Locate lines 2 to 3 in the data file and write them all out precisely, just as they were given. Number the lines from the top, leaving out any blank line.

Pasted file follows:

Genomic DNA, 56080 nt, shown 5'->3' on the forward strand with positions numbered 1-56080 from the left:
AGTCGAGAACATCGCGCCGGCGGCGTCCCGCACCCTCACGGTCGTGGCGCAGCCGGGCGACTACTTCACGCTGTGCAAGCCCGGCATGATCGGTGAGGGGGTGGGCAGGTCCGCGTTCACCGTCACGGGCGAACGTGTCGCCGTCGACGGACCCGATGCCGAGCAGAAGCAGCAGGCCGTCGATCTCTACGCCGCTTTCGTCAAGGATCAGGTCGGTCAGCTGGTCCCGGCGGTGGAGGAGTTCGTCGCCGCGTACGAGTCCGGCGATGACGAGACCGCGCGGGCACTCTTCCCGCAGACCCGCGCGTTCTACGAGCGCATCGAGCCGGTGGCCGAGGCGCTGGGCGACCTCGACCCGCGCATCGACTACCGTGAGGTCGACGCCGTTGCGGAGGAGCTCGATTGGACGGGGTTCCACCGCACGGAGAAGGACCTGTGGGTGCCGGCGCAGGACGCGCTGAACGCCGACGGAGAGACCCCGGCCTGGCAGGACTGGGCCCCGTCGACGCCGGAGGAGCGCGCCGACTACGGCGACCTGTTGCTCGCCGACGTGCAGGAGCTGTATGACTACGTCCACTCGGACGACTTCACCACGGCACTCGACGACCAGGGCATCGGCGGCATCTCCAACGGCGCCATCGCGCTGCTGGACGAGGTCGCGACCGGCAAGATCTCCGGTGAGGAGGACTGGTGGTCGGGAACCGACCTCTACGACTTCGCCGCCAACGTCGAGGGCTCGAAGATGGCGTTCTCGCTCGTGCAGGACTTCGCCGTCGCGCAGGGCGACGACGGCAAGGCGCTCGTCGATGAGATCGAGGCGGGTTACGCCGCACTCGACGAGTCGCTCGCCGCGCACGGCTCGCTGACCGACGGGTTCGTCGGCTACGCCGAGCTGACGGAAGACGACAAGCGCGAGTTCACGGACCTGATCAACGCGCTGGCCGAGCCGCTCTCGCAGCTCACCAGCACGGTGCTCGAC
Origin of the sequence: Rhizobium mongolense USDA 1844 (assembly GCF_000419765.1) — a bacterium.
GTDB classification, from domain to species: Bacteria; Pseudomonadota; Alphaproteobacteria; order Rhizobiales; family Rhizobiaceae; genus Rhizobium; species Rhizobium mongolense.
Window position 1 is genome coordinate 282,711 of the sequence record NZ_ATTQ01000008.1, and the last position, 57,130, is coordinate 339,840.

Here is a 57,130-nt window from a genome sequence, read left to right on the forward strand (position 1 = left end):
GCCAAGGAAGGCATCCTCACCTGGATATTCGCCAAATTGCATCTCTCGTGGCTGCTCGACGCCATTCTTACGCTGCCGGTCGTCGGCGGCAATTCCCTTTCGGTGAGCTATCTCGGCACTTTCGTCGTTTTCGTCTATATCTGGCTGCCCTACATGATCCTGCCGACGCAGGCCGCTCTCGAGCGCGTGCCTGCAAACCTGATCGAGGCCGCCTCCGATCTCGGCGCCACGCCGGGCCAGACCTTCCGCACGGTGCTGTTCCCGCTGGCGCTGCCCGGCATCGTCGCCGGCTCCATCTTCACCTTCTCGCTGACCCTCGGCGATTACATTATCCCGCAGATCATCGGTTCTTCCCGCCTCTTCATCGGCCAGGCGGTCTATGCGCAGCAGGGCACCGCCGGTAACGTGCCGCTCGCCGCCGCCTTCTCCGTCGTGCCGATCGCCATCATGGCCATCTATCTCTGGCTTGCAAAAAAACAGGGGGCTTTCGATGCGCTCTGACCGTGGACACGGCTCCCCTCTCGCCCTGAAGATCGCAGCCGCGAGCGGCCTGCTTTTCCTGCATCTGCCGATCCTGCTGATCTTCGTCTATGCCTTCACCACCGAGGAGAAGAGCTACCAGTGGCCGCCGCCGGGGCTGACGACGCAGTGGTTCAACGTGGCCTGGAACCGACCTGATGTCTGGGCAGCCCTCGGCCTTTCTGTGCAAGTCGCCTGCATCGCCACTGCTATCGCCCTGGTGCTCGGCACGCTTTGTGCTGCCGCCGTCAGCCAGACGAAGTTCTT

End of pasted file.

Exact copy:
AGTCGAGAACATCGCGCCGGCGGCGTCCCGCACCCTCACGGTCGTGGCGCAGCCGGGCGACTACTTCACGCTGTGCAAGCCCGGCATGATCGGTGAGGGGGTGGGCAGGTCCGCGTTCACCGTCACGGGCGAACGTGTCGCCGTCGACGGACCCGATGCCGAGCAGAAGCAGCAGGCCGTCGATCTCTACGCCGCTTTCGTCAAGGATCAGGTCGGTCAGCTGGTCCCGGCGGTGGAGGAGTTCGTCGCCGCGTACGAGTCCGGCGATGACGAGACCGCGCGGGCACTCTTCCCGCAGACCCGCGCGTTCTACGAGCGCATCGAGCCGGTGGCCGAGGCGCTGGGCGACCTCGACCCGCGCATCGACTACCGTGAGGTCGACGCCGTTGCGGAGGAGCTCGATTGGACGGGGTTCCACCGCACGGAGAAGGACCTGTGGGTGCCGGCGCAGGACGCGCTGAACGCCGACGGAGAGACCCCGGCCTGGCAGGACTGGGCCCCGTCGACGCCGGAGGAGCGCGCCGACTACGGCGACCTGTTGCTCGCCGACGTGCAGGAGCTGTATGACTACGTCCACTCGGACGACTTCACCACGGCACTCGACGACCAGGGCATCGGCGGCATCTCCAACGGCGCCATCGCGCTGCTGGACGAGGTCGCGACCGGCAAGATCTCCGGTGAGGAGGACTGGTGGTCGGGAACCGACCTCTACGACTTCGCCGCCAACGTCGAGGGCTCGAAGATGGCGTTCTCGCTCGTGCAGGACTTCGCCGTCGCGCAGGGCGACGACGGCAAGGCGCTCGTCGATGAGATCGAGGCGGGTTACGCCGCACTCGACGAGTCGCTCGCCGCGCACGGCTCGCTGACCGACGGGTTCGTCGGCTACGCCGAGCTGACGGAAGACGACAAGCGCGAGTTCACGGACCTGATCAACGCGCTGGCCGAGCCGCTCTCGCAGCTCACCAGCACGGTGCTCGAC
Origin of the sequence: Rhizobium mongolense USDA 1844 (assembly GCF_000419765.1) — a bacterium.